Lessons from Le Tour de France

My morning was disrupted by yet another complex being triggered (see http://wp.me/phAyS-3w for more about complexes). This has become familiar recently; the opportunity to observe the power and energy of a reaction that is catalyzed by a current occurrence yet triggered by events long in the past. Since early July, I have been arising each morning to view the conclusion of each day’s stage of the Tour. It is an amazing spectacle of courage, endurance, sportsmanship and tactics that never fails to excite and enthrall. Yet this morning something unusual happened on the slopes of the Cote de Carla-Bayle. During a cat and mouse engagement between the leader Andy Scheck and his rival for the yellow jersey Alberto Contador, Scheck’s chain came off and Contador took advantage of this problem to attack and take an insurmountable advantage. Despite a courageous response there was no way that Schleck who was on his own could catch up and now Contador has assumed a lead he is unlikely to surrender. Often on the Tour there appears to be a code of conduct that to take the lead of the race you must do it by superior cycling not by taking advantage of a misfortune. Frequently the other riders will actually slow to allow the yellow jersey to catch up following such an incident. In this case Contador pushed as hard as he could to maximize his advantage. I was astonished and fascinated by my own reaction. I felt outraged, frustrated, agitated and deeply disturbed. I did not want to watch the race any longer; I went downstairs to make tea and noticed my agitation and angst reflected in clumsiness and a sense of feeling uncentered. My reaction was completely disproportionate to the incident. I have no vested interest in either rider or even the race so I knew immediately that my reaction was rooted in history not the present. So where does this deep-seated complex reside? What was the genesis of this energy that could so completely absorb me decades later? I realized that this impedes on a key trigger in my life around fairness. Part of me desperately rails against life being so unfair. I am always upset when bad things happen to good people and even more so when people benefit from their own misdeeds. In my latest James Hollis read “On this Journey We Call Our Life”, he quotes a lesson that he suggest we all carry “You are small and powerless and the world is large and powerful. You just have to deal with it for the rest of your life”. How often do we hear a child complain, “It just isn’t fair?” Our early lives are perpetually disadvantaged by more powerful beings than ourselves and depending  on how our individual childhood unfolded will impact how deep the wound may be. The control of my life by a deeply flawed, authoritarian, fundamentalist Christian father would have likely built a stronger complex than many. Never being allowed to do what other children were permitted to do: no movies, dances, popular TV, music, parties would have built a life long resentment around life’s unfairness. My reaction to Alberto Contador is more about my father than him. However, now I can sense the gift at the opportunity to comprehend my own reactions. I don’t have to hate Alberto Contador or the TV announcer that supported his action; I can honour my inner child’s angst but recognize my anger at the cyclist for what it is, a reaction to the past.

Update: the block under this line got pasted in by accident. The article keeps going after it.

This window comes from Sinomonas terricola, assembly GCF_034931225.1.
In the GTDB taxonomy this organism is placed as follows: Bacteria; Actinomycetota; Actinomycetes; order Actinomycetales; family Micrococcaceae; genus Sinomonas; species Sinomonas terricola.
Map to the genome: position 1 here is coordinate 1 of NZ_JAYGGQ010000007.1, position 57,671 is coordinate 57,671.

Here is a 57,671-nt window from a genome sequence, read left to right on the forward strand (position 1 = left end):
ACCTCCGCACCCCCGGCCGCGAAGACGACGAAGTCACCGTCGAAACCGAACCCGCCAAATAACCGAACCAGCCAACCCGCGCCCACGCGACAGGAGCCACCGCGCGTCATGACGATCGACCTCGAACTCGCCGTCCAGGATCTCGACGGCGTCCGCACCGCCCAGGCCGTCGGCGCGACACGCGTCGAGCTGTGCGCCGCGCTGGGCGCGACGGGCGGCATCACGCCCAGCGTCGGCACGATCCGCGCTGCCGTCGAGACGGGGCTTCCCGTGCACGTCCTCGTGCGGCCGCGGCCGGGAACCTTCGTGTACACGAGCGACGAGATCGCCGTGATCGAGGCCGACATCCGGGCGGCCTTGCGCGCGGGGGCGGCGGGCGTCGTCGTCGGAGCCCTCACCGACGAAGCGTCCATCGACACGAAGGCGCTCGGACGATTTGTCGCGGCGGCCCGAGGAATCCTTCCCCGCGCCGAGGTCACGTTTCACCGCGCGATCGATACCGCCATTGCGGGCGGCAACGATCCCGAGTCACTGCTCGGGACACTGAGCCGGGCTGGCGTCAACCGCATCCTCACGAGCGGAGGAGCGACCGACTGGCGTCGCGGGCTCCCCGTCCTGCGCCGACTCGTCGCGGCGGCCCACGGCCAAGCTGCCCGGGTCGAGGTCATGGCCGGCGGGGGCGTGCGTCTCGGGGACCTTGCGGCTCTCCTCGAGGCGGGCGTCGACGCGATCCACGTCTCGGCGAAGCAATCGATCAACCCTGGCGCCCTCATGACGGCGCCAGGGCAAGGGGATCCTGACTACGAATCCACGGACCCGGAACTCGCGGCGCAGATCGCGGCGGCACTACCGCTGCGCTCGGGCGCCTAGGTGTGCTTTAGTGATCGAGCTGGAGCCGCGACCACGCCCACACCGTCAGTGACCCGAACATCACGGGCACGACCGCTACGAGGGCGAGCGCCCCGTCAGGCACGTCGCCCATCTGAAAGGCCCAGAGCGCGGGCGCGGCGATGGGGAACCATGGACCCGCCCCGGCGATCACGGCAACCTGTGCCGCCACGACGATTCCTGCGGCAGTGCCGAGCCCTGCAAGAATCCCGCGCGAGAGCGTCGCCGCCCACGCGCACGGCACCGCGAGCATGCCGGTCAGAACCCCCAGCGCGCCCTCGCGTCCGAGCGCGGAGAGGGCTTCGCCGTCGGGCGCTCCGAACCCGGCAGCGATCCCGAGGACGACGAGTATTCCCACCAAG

Note: I still hope his karma comes back to haunt him and he loses the advantage gained.

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